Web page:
A modified ileo conduit tecnique to avoid ureteroenteric stricture

Mauro Mari1, Alessandra Ambu1, Stefano Guercio1, Francesco Mangione1, Maria Teresa Carchedi1, Susanna Grande1, Francesca Vacca1, Eugenio Cagnazzi1, Maurizio Bellina1
  • 1 Ospedale degli Infermi (Rivoli)

Objective

Despite the popularity of continent urinary diversion and neobladder recostruction, radical cistectomy with ileal conduit urinary diversion remains the most commonly performed curative surgical treatment option for invasive bladder cancer. Commonly, the ileal conduit is created using a 15-20 cm ileum length. The distal left ureter passage under mesosigmoid previous its extensive dissection, in order to allow a tension-free ureteroileal anastomosis, often leads to a compromised blood supply to the left ureter, resulting in a higher incidence of delayed ischemic damage of the distal ureter, wich is the most common cause of ureteroenteric stricture. In literature, ileoureteral stricture rate reported is 1,7-14%, being more common on the left side. Of some interest is the fact that no significant diferrence is been reported in strictures occurrance rate between Bricker anastomosis type and Wallace type. The strictures resulting from urinary diversion are difficult to treat, have a high risk of recurrence and may lead to renal function deterioration. We presented our results with a modified ileal conduit tecnique (MICT) and left ileoureteral anastomosis aimed to prevent uretero-ileal anastomosis stricture.

Materials and Methods

We prepared an ileal tract of 20 cm medium lenght. The proximal end of the ileal conduit tract was brought on the left side through the mesosigmoid and was fixed to the parietal peritoneum, to avoid an extensive dissection and mobilization of the left ureter and to perform a tension free anastomosis. On the right side, we performed a classical Bricker ureteroileal anastomosis, while on the left side the ureter was sutured directly to the end of ileal conduit, according to our modified ureteroileal anastomosis in Y shape ileal neobladder. Between 2001 and 2010, 98 consecutive patients underwent to radical cistectomy with ileal conduit diversion with Bricker anastomotic tecnique; from 2011 to 2015, 46 consecutine patients underwent to new tecnique.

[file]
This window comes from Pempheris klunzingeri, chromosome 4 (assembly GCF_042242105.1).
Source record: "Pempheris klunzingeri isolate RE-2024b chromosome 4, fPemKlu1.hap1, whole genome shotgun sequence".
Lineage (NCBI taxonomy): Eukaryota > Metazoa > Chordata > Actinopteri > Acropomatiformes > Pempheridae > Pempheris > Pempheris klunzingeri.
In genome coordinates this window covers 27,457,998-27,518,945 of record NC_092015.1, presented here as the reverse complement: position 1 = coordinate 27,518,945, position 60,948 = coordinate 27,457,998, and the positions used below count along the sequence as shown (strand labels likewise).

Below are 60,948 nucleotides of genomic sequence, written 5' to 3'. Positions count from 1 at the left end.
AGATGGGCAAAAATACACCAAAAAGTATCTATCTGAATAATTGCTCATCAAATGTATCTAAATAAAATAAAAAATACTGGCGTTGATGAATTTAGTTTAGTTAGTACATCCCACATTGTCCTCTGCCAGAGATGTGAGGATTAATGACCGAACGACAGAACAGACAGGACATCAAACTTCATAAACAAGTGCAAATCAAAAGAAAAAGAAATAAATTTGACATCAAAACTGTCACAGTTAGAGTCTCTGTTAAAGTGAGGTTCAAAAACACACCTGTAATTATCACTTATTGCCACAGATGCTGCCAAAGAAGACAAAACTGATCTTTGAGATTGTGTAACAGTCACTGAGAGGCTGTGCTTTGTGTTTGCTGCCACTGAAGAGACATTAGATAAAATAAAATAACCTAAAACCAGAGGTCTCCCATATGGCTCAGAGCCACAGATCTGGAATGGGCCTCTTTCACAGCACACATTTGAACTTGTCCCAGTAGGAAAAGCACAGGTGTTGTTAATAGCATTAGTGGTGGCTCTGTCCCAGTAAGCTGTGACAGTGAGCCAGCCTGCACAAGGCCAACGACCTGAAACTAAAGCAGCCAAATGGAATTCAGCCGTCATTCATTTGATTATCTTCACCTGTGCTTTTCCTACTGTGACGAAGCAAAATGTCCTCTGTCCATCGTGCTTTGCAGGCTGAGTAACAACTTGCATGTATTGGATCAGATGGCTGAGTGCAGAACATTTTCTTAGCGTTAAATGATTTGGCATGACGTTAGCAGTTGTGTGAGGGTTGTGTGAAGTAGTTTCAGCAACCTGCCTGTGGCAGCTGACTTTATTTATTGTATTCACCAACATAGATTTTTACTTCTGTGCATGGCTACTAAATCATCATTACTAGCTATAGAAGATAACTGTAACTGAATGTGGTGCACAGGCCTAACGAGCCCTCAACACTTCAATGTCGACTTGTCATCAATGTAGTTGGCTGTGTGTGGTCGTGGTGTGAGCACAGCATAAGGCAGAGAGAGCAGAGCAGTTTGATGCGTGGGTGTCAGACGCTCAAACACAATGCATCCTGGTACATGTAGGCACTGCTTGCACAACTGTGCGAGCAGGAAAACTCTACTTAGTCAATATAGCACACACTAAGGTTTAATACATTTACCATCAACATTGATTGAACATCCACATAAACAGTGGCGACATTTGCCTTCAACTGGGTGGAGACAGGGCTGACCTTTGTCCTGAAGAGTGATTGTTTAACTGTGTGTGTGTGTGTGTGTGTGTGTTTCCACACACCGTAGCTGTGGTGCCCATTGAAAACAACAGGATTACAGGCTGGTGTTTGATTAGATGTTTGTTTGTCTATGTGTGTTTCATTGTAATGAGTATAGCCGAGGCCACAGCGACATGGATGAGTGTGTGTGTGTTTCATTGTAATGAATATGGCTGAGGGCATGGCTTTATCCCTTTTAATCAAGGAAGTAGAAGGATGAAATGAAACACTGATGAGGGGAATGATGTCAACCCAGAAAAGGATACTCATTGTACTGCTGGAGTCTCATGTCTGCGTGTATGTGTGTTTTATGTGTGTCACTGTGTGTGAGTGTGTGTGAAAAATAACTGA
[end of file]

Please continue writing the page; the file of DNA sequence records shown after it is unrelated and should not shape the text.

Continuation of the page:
Results

The MICT was easily performed in all cases, leading to neither intraoperative nor postoperative complications, without increasing intraoperative time. The ileoureteral stricture rate was 9.1% (8/98 patients, 1/8 patients with bilateral stricture) in the traditional tecnique; no patient had ureteral stricture with the modified tecnique.

Discussions

There are several potential etiologies for ureteroileal stricture formation. Ischemia of the distal ureter due to prior radiation therapy, during surgical dissection. Tension caused by tunneling the left ureter below the sigmoid mesocolon has also been implicated as left sided strictures have been observed more comonly. The latter etiology may be of additional relevance in an increasingly obese population. No significant diferrence is been reported in strictures occurrance rate between Bricker anastomosis type and Wallace type.

Conclusion

Our preliminary experience with the MICT are very encouraging; further randomized studies with a larger series are needed to confirm our results.

Reference

– A.Evangelidis, E. K. Lee, M. E. Karellas, J. B. Thrasher and J. M. Holzbeierlein. Evaluation of Ureterointestinal Anastomosis: Wallace vs Bricker. J Urol Vol. 175, 1755-1758, May 2006
– N. F. Davis, MD; J P. Burke, MD; T McDermott, MD; R. Flynn, MD; R. P. Manecksha, MD; J. A. Thornhill, MD. Bricker versus Wallace anastomosis: A meta-analysis of ureteroenteric stricture rates after ileal conduit urinary diversion. CUAJ, Volume 9, Issues 5-6, May-June 2015
– M. Cheng MD, S. W. Looney MD, J. A. Brown MD. Ureteroileal anastomotic strictures after a Bricker ileal conduit 50 case assestment of the impact of conversion from a slit incision to a “shield shaped” ileotomy. The Canadian Journal of Urology; 18 (2); April 2011

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